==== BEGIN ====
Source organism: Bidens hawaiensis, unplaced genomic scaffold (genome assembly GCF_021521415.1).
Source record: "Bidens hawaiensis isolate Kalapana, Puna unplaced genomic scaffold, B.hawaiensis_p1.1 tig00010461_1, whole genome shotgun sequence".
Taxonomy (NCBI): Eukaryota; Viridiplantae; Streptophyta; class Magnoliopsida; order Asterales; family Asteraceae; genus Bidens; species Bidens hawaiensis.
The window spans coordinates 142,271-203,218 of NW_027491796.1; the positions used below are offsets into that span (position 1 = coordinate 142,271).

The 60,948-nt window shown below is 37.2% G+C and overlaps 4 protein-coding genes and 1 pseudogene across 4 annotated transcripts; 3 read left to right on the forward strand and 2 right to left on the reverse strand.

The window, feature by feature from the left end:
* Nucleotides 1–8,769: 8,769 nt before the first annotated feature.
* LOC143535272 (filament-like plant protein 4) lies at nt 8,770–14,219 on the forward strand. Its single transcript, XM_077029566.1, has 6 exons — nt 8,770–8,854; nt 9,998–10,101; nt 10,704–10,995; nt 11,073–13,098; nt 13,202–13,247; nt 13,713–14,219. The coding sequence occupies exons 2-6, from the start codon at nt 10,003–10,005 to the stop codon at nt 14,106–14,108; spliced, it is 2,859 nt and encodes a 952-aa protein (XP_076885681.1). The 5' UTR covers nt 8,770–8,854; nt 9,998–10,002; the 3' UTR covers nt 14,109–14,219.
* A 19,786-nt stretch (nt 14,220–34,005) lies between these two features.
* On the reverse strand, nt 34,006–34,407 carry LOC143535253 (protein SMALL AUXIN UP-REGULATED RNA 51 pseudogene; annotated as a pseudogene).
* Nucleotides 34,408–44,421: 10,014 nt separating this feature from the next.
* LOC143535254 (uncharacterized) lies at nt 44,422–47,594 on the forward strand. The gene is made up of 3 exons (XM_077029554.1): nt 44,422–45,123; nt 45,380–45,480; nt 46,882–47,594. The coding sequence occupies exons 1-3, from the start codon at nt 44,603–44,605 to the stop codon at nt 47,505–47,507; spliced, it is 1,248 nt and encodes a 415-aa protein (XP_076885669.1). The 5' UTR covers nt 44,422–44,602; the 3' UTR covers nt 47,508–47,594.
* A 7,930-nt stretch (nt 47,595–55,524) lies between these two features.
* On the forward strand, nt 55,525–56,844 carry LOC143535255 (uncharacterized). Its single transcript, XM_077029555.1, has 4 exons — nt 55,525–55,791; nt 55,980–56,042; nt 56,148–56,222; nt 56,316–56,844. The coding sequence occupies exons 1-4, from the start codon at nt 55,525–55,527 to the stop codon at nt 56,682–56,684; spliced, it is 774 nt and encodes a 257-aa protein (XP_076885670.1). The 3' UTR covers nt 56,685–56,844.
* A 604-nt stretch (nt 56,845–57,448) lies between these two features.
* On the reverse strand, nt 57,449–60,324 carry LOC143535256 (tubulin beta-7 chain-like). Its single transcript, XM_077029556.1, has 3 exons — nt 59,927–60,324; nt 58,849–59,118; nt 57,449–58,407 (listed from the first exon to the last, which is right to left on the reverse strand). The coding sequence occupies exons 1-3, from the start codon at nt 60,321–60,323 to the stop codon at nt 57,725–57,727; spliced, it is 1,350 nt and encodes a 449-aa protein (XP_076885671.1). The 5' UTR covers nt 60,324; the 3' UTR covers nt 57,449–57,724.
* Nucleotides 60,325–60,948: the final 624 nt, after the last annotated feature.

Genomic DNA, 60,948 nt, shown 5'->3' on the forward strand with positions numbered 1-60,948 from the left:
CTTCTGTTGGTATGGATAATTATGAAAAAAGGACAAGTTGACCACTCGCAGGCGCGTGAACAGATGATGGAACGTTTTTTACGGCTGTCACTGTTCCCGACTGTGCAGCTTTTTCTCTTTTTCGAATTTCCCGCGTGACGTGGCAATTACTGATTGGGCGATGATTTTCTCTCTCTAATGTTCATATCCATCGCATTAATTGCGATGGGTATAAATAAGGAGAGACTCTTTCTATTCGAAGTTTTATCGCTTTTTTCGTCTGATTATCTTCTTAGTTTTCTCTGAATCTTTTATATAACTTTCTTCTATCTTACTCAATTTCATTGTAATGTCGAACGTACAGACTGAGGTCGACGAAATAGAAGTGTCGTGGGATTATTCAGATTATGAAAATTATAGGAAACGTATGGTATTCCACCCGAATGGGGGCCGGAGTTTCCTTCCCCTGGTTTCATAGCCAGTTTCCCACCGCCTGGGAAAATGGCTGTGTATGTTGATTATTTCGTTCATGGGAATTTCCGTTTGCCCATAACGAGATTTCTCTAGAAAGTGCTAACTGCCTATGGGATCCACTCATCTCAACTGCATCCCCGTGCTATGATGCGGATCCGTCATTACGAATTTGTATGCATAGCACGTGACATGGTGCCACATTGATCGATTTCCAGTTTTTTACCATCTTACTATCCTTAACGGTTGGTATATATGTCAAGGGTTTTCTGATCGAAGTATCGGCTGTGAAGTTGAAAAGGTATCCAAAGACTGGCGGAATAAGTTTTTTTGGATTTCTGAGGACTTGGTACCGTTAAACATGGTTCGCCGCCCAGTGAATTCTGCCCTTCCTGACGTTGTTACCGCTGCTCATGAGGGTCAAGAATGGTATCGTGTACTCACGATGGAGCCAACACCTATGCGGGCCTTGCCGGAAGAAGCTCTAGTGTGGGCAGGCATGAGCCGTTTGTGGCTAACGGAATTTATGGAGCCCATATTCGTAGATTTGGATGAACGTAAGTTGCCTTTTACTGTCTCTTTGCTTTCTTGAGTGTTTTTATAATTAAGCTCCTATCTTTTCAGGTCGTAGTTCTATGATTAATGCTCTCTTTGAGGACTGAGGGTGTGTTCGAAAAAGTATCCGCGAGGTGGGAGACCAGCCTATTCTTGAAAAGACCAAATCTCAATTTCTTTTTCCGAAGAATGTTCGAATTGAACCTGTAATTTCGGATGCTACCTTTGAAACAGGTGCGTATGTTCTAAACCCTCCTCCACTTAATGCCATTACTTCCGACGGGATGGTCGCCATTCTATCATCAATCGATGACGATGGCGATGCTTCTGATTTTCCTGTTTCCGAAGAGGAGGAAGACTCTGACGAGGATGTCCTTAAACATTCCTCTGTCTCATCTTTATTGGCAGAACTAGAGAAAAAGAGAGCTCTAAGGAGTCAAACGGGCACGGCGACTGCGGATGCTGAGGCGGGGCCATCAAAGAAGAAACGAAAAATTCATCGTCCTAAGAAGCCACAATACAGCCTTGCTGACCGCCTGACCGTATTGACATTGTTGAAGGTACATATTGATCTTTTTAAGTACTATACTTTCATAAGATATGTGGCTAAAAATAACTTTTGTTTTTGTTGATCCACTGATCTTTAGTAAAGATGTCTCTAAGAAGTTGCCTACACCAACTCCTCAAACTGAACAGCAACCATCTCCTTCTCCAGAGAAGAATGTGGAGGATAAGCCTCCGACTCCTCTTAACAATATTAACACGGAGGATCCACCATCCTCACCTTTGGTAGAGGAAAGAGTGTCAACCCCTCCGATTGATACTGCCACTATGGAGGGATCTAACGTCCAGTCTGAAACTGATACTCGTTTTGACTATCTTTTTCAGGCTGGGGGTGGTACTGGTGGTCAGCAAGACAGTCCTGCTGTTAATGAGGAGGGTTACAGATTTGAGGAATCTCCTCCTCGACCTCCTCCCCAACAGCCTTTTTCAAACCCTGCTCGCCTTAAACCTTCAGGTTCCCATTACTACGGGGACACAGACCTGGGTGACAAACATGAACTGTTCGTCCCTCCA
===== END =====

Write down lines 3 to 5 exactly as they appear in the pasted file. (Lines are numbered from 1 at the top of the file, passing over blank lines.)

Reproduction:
Taxonomy (NCBI): Eukaryota; Viridiplantae; Streptophyta; class Magnoliopsida; order Asterales; family Asteraceae; genus Bidens; species Bidens hawaiensis.
The window spans coordinates 142,271-203,218 of NW_027491796.1; the positions used below are offsets into that span (position 1 = coordinate 142,271).

The 60,948-nt window shown below is 37.2% G+C and overlaps 4 protein-coding genes and 1 pseudogene across 4 annotated transcripts; 3 read left to right on the forward strand and 2 right to left on the reverse strand.